Short Film Review: “Stuck” (Steve Blackwood, 2020)

Around a year ago, I reviewed a short entitled Meet the Author and directed by actor Steve Blackwood (Days of Our Lives, In the Light of the Moon, Beyond the Mask). The comedy taking place in a library and introducing an unpopular author was a pleasant one to watch and revealed Blackwood’s talent at writing and directing comedy. Not long after, Mr Blackwood informed me about his new short film project, a comedy named Stuck, and asked if I was willing to review this one as well. Being busy with my master thesis, at the time, and other stuff later, I took a lot of time before watching the short but finally did yesterday. I have to thank Mr Blackwood for his patience!

Stuck was directed by Steve Blackwood, who also co-wrote the film with David Susman, and stars alongside Broadway actress Sandy Bainum (42nd Street, Mamma Mia). The short was itself based on the one-act play by David Susman.

With Stuck, the viewer dives into a kinky type of humour. The film begins with young actor Max Schochet as Finn Slominki, a young delivery man whose destination is the house of George Simon (Steve Blackwood) and his wife, Helen Simon (Sandy Baium). The object delivered is a bondage sex toy, a “love trap”, bought by George to spice up his couple life. However, as he delivers the toy, Finn suggests to George (or, more precisely, imposes himself) to set up the delivery toy (he’s very enthusiastic about it). Somehow, the poor guy remains stuck in the various straps consisting the sex-machine. Simon and Helen, who both work in the advertisement world, are to receive some of their clients for dinner (very strick and religious people apparently) and need to find a quick solution to hide Finn (who passed out) and the sex toy or to get him out of the love trap. It’s not without panic and more surprises that they’ll attempt this task.

After watching both Meet the Author and Stuck, it is easy to observe a pattern in the comedic style of Steve Blackwood. If both films feature little jazzy music in their introduction, the situation gets out of hand rapidly. Steve Blackwood indeed knows how to disturb the peace with creative situations. However, both films remain different, not only in their narrativity but also in their philosophy, and the type of characters that is at the centre of the story. While Marvin Bregman from Meet the Author is that writer whose conference only attracts someone who hasn’t liked his book, George seems to be more a down-to-Earth person (he often reminds his wife not to panic). However, even if the Simons are a middle-age couple without an apparent story, this doesn’t prevent the actors from delivering a performance full of energy. The acting game of Sandy Baium is, indeed, expressive, which gives a clue of her experience as a stage actress. On his side, Blackwood also delivers his lines with pep and motivation. The way the Simons behave in front of their uncomfortable situation makes us ask how we would behave if we were facing the same problem. While Blackwood and Susman chose the approach of rationality for George and of panic for Helen, someone else could have decided to introduce characters not complexed by their new acquisition. It’s fun to imagine the possibilities.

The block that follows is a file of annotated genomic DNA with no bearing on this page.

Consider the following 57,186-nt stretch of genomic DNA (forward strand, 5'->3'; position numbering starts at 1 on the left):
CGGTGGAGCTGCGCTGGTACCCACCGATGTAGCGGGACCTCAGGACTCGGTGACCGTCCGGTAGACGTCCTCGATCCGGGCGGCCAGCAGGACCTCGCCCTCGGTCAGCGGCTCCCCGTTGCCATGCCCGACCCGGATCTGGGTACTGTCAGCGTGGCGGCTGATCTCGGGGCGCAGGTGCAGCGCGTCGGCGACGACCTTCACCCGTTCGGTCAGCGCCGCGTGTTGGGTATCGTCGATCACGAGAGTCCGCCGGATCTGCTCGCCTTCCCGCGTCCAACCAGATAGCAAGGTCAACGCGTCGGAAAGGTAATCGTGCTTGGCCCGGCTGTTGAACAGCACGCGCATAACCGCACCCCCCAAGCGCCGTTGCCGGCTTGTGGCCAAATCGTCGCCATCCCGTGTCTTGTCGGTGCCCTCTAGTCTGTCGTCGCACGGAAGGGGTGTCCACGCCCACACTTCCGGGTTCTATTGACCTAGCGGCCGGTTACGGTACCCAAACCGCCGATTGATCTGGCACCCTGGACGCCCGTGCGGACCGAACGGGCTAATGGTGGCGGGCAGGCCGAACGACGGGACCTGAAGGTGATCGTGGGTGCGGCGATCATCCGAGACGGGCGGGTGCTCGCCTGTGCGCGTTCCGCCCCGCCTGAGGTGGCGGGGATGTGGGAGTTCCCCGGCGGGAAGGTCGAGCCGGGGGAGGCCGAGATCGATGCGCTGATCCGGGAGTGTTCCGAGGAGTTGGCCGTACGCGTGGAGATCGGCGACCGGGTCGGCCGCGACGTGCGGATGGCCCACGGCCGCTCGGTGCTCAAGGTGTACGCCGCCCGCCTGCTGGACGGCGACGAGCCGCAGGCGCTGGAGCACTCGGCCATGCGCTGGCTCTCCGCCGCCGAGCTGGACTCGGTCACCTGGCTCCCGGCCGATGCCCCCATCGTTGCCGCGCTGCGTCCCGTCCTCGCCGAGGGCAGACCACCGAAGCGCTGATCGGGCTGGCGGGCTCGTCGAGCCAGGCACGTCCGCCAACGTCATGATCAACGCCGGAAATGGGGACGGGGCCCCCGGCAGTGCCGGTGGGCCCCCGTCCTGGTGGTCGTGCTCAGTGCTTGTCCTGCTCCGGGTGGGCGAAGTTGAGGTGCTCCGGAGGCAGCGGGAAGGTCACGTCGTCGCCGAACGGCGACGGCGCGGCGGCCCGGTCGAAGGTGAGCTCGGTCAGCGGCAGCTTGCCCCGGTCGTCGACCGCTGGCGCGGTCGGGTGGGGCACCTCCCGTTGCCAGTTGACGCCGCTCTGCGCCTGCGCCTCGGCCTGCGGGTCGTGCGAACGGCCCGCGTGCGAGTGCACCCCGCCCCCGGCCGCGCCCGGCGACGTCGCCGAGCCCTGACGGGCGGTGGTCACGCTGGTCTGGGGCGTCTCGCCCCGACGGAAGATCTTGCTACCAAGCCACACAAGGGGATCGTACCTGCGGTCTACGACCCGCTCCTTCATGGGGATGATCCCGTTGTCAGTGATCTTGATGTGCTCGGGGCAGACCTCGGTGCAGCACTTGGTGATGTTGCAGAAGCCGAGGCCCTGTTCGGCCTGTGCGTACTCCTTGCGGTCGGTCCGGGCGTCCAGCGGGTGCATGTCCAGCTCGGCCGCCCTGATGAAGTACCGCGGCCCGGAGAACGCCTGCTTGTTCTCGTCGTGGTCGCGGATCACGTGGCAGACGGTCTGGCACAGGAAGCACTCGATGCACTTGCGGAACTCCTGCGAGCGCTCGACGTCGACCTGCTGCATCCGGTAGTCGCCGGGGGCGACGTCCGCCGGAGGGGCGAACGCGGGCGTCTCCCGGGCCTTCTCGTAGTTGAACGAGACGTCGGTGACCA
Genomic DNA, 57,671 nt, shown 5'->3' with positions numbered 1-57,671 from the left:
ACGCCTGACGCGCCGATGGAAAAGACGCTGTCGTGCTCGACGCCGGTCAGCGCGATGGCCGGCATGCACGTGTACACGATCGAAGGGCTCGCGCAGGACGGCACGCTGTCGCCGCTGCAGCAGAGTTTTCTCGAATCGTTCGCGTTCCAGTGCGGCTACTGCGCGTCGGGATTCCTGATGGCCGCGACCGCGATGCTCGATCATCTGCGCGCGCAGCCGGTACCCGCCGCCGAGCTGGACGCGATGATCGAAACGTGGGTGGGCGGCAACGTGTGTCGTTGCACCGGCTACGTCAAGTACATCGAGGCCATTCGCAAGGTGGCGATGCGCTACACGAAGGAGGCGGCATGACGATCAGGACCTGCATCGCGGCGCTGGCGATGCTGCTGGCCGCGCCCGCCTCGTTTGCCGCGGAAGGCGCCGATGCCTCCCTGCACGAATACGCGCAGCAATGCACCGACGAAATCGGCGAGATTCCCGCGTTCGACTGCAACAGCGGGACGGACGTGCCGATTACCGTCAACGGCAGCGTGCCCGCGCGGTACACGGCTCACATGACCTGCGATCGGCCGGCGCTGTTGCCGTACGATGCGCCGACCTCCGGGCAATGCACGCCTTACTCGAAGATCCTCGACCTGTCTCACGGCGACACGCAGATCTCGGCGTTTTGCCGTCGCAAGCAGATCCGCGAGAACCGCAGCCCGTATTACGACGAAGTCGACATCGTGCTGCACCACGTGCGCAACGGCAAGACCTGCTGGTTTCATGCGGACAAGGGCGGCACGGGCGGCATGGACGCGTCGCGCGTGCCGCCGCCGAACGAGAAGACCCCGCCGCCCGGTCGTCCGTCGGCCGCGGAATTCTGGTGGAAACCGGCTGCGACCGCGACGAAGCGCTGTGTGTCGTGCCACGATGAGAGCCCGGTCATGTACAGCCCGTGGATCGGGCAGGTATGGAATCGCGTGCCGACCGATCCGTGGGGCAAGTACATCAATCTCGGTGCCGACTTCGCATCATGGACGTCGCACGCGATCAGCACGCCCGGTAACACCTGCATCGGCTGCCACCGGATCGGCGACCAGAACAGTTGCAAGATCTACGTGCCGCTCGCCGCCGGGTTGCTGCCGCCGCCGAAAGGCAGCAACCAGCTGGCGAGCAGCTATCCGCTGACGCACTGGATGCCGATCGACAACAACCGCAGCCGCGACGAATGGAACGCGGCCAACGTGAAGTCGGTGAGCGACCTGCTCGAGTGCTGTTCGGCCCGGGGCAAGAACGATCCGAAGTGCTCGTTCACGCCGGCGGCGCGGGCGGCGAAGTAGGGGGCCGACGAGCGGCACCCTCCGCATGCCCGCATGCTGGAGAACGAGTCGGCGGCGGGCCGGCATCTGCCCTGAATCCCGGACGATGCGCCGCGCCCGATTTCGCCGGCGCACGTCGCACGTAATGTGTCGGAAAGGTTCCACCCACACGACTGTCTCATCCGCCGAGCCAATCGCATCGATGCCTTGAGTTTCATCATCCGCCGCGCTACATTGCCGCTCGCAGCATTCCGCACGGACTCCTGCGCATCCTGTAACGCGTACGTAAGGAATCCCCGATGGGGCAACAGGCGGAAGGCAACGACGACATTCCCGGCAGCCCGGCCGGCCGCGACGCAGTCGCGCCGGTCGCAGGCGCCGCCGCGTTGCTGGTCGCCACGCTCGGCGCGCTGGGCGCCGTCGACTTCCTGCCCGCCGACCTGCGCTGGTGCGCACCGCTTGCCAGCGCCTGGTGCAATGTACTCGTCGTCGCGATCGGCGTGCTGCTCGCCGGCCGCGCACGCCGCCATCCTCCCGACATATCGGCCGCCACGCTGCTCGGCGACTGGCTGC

Because of its restricted location, Stuck works well as a short. Indeed, the action takes place in the Simons’ house and is mostly limited to their dining room and bedroom. The story, or rather the situation itself, is also one that fits well with the concept of short because limited in time. It’s the kind of situation that could fit in a feature film but, if isolated, it’s perfect short material. After all, we must not forget that it was based on a one-act play.

One minor issue I would address concerning the technical aspect of the film is the sound dimension. The sound was clear but, sometimes (not often), I had difficulty to perfectly seize what was said, especially when Max Schochet was delivering his lines.

Stuck will please those able to laugh at all kind of situations because it is, by no mean, meant to be taken seriously. The story is original, well-executed and a quick watch. The crystal-clear cinematography by Michael B. Fisher, and the animation during the credits by Riley Thompson also makes it visually pleasing. There’s a touch of colour here and there, being the pink lighting in the closet, Helen’s red dress (carefully chosen by Karen Blackwood) or their mismatched curtains.

Stuck is a finalist at the 2021 New York International Film Awards in the Best Indie Short category. So, it is, to say the least, a success.

For a foretaste of Blackwood film, I invite you to check the trailer: